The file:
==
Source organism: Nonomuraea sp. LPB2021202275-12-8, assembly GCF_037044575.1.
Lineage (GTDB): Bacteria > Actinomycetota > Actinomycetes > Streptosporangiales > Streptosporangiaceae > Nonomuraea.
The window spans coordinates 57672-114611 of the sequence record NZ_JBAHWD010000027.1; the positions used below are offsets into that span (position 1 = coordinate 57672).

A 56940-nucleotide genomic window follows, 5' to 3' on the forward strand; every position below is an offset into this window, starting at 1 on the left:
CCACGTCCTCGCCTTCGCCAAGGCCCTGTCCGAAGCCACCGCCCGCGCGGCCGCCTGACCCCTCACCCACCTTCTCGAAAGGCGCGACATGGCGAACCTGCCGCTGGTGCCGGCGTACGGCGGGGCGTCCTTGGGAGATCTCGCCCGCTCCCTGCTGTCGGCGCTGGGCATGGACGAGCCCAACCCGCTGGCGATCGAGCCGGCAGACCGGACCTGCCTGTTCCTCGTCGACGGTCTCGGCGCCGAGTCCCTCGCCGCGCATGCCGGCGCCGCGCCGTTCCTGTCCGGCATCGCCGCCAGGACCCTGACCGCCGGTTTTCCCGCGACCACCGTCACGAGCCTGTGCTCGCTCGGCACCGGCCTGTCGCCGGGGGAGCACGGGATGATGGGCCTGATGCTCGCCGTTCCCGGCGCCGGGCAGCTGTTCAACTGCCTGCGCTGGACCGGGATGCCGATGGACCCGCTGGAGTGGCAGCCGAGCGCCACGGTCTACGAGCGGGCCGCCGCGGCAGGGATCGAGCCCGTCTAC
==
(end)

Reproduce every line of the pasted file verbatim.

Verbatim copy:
Source organism: Nonomuraea sp. LPB2021202275-12-8, assembly GCF_037044575.1.
Lineage (GTDB): Bacteria > Actinomycetota > Actinomycetes > Streptosporangiales > Streptosporangiaceae > Nonomuraea.
The window spans coordinates 57672-114611 of the sequence record NZ_JBAHWD010000027.1; the positions used below are offsets into that span (position 1 = coordinate 57672).

A 56940-nucleotide genomic window follows, 5' to 3' on the forward strand; every position below is an offset into this window, starting at 1 on the left:
CCACGTCCTCGCCTTCGCCAAGGCCCTGTCCGAAGCCACCGCCCGCGCGGCCGCCTGACCCCTCACCCACCTTCTCGAAAGGCGCGACATGGCGAACCTGCCGCTGGTGCCGGCGTACGGCGGGGCGTCCTTGGGAGATCTCGCCCGCTCCCTGCTGTCGGCGCTGGGCATGGACGAGCCCAACCCGCTGGCGATCGAGCCGGCAGACCGGACCTGCCTGTTCCTCGTCGACGGTCTCGGCGCCGAGTCCCTCGCCGCGCATGCCGGCGCCGCGCCGTTCCTGTCCGGCATCGCCGCCAGGACCCTGACCGCCGGTTTTCCCGCGACCACCGTCACGAGCCTGTGCTCGCTCGGCACCGGCCTGTCGCCGGGGGAGCACGGGATGATGGGCCTGATGCTCGCCGTTCCCGGCGCCGGGCAGCTGTTCAACTGCCTGCGCTGGACCGGGATGCCGATGGACCCGCTGGAGTGGCAGCCGAGCGCCACGGTCTACGAGCGGGCCGCCGCGGCAGGGATCGAGCCCGTCTAC